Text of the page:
Floating around the office of late has been an extraordinary old book filled with
even older postcards and snippets, some dating as far back as the 1870′s.
The lucky owner of this beautiful book is our Senior Knits Designer, Gianna.
The book had been passed from friend to friend for many years, with each of its
possessors adding to its pages while keeping with the general theme, until it
reached Gianna’s uncle. After a time, he gifted the book, now full, to her, seeing
her inclination to art, drawing and the like. At this point, Gianna has had the book
for ten years, and has no plans to give it up! (Who can blame her?) I wanted to
share this wonderful book with you, since we have all enjoyed it so much,
and even gotten some scrapbooking inspiration from its pages!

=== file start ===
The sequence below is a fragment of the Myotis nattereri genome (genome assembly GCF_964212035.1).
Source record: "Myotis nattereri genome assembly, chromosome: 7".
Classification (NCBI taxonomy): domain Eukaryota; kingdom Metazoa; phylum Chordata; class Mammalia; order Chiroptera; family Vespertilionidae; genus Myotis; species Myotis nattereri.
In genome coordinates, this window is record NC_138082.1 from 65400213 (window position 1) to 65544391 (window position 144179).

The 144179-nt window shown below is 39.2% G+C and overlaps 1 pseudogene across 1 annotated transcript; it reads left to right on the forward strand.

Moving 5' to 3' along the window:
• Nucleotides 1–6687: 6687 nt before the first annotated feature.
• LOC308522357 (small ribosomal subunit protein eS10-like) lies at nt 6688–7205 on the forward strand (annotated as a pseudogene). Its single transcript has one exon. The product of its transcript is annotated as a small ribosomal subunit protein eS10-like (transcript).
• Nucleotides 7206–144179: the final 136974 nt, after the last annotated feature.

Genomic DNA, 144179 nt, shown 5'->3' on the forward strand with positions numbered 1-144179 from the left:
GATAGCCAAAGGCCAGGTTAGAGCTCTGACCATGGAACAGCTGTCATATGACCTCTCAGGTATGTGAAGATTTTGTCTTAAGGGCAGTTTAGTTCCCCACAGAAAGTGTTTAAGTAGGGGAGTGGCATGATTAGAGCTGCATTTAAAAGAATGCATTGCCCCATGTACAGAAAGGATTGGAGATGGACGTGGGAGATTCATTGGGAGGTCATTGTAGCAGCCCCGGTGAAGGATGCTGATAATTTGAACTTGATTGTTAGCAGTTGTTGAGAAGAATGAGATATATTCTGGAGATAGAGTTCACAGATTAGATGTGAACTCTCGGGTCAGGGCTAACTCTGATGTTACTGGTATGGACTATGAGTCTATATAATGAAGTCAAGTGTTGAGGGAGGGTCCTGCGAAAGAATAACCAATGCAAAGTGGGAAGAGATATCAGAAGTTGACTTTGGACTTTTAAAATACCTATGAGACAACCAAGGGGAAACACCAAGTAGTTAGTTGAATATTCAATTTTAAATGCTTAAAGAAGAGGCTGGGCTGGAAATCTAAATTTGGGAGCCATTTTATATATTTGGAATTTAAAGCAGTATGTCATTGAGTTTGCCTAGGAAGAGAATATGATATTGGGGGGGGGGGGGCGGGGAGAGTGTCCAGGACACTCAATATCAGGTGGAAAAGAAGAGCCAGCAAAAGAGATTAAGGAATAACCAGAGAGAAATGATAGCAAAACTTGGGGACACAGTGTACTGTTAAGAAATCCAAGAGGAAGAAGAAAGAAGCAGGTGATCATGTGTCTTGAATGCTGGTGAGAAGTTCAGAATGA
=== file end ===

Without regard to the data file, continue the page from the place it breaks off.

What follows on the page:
Observe these wonderful flower girls created by Elsa Mora!
I have been perusing her blog and there is a lot of wonderful and interesting stuff!
You should check it out! She also has an Etsy shop for your pleasure.
You might have already discovered these, since I’ve talked about Love Forever so many times, I’m sure you have the blog bookmarked. But seriously, how amazing are these garlands? I’m in love. I want to go home right now and cut up little shapes paper and string them all over my ceiling.
Sophie Cuvelier is a French artist, from what I can tell because her site is all in French. But click on Diaporama and browse through all of her photos; I think there are a million of them. She also sells some garlands and Selvedge, and it looks like through her site too.
Mackenzie from our photo team makes these adorable creatures
by applying glitter to everyday objects one might find at the dollar store.
Here’s what she has to say about them:
“I’m obsessed with glitter. It makes me happy! It always has.